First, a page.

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The Peninsula

National Call for Child Protection

Published January 22, 2021
Author: Korea View

What Happened

  • A 16-month-old toddler was killed by her adoptive parents in 2020.
  • An investigative report revealed that the police and other protective services were aware of possible abuse prior to her death.
  • A nation-wide campaign led to the National Assembly Legislative Judiciary Council advancing new legislation requiring public agencies to investigate all reports of child abuse.

Implications: Despite the South Korean government’s usual reservations about intervening in family matters, it was responsive to a widespread public campaign. Recent revelation about the death of a 16-month old toddler led to a social media campaign that held the police and child welfare agencies accountable for their failure to properly investigate reports of abuse. Within four days of this campaign, the ruling party proposed 11 new acts, including measures allowing protective services to immediately separate children suspected of abuse from their parents.

Context: Reported cases of child abuse in Korea have been steadily increasing, reaching 15,929 in 2020. Despite this growing problem, the Korean government has been hesitant to intervene. Such aversion may stem from cultural attitudes that place family matters in a private sphere. Given this attitude, some observers sought to direct blame towards the adoption system, but a social consensus has formed around the importance of fortifying child protection measures.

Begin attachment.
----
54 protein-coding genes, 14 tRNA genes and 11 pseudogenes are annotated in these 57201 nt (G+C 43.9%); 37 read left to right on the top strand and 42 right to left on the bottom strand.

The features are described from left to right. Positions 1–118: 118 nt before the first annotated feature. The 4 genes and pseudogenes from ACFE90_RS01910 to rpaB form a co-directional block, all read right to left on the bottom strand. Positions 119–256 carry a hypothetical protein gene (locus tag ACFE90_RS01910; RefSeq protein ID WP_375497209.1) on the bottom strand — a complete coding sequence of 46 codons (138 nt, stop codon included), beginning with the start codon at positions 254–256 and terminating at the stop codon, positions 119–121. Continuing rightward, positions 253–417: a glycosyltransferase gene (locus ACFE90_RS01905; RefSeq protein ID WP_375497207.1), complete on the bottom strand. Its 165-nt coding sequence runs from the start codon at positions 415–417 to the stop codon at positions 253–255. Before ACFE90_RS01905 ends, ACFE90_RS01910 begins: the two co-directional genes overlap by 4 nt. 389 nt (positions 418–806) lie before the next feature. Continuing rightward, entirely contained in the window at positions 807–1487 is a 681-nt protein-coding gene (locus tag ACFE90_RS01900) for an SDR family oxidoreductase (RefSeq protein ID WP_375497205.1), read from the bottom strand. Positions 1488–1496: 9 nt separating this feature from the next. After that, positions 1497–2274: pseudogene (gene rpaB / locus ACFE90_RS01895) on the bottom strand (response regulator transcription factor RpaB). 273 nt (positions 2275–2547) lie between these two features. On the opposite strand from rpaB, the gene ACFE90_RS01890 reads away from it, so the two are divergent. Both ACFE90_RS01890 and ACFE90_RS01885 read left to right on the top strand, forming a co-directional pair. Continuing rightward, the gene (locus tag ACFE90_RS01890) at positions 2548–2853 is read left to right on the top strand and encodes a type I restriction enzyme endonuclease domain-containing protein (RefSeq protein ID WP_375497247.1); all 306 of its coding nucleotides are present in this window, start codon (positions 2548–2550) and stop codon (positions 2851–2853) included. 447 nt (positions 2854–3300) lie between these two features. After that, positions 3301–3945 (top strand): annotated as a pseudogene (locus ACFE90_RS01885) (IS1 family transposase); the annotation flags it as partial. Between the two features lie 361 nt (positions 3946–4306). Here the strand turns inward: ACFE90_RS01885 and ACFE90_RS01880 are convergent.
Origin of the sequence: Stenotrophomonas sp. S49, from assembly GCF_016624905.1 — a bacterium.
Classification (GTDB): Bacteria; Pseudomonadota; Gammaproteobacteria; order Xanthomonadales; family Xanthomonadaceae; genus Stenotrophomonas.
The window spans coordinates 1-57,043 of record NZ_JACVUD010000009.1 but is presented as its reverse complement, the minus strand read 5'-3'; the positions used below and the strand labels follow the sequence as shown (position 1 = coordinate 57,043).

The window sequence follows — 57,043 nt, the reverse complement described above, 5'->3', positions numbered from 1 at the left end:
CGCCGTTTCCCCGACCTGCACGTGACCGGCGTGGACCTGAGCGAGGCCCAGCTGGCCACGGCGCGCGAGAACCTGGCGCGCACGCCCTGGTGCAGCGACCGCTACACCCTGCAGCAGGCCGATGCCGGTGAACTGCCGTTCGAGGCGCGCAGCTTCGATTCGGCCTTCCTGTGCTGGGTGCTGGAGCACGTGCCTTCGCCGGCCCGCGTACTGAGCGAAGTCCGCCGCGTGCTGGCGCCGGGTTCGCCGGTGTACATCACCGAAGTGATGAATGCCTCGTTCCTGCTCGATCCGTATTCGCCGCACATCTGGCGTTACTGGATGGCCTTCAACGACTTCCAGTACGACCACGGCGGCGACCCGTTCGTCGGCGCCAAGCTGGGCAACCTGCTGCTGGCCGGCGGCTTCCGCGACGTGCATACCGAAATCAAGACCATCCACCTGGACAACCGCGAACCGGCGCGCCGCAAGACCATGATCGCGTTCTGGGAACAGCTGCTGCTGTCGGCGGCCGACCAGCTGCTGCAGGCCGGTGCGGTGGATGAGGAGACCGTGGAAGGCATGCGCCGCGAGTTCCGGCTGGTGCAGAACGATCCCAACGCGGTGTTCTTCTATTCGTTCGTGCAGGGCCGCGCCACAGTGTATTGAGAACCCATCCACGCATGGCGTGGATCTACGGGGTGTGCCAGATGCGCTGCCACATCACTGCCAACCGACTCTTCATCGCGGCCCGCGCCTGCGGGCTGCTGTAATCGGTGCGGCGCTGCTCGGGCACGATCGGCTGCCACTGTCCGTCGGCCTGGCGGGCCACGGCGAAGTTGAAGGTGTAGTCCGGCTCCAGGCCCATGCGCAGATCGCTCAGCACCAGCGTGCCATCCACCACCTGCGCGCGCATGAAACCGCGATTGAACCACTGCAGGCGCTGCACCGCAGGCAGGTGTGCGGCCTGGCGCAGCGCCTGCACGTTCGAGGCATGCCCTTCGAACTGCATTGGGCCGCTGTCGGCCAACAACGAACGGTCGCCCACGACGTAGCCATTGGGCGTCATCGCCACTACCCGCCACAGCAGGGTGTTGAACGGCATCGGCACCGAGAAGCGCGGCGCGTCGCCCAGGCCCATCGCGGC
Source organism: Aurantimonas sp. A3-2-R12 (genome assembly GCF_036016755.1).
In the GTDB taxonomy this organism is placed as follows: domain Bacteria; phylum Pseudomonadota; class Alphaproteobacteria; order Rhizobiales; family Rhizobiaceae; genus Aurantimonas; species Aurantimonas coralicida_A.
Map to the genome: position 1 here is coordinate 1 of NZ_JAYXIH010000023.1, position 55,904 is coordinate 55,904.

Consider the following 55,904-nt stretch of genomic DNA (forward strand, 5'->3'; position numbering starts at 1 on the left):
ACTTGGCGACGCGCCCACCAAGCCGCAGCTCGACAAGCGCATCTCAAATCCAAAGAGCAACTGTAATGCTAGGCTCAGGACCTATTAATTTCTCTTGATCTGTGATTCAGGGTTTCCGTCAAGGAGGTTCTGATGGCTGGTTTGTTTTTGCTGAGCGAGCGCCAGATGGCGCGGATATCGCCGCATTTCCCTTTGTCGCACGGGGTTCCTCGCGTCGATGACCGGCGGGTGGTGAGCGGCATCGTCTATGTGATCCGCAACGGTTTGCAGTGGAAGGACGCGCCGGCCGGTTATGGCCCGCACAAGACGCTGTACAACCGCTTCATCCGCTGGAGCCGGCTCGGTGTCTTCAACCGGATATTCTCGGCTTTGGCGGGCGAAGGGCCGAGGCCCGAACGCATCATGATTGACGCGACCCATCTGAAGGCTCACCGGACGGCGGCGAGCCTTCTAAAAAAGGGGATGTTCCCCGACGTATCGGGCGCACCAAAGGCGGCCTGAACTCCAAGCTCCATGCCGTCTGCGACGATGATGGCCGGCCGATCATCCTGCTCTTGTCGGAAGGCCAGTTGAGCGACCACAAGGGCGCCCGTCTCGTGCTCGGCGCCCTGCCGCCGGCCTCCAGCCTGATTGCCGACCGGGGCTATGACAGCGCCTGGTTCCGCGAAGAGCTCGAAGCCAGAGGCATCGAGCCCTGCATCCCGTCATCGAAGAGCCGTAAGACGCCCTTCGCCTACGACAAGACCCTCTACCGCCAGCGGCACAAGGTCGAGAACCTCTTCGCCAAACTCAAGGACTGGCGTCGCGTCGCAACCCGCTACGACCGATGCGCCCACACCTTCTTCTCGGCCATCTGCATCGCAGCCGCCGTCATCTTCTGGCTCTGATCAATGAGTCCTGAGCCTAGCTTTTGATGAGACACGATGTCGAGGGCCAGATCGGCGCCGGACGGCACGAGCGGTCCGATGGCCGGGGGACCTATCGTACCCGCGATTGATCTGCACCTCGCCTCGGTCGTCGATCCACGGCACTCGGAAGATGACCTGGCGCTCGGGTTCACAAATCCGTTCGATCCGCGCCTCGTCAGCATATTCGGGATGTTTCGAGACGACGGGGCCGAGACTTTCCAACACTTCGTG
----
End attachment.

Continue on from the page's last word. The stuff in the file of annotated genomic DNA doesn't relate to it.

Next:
This briefing comes from Korea View, a weekly newsletter published by the Korea Economic Institute. Korea View aims to cover developments that reveal trends on the Korean Peninsula but receive little attention in the United States. If you would like to sign up, please find the online form here.

Korea View was edited by Yong Kwon with the help of Sophie Joo and Chris Lee. Photo from hjl’s photostream on flickr Creative Commons.

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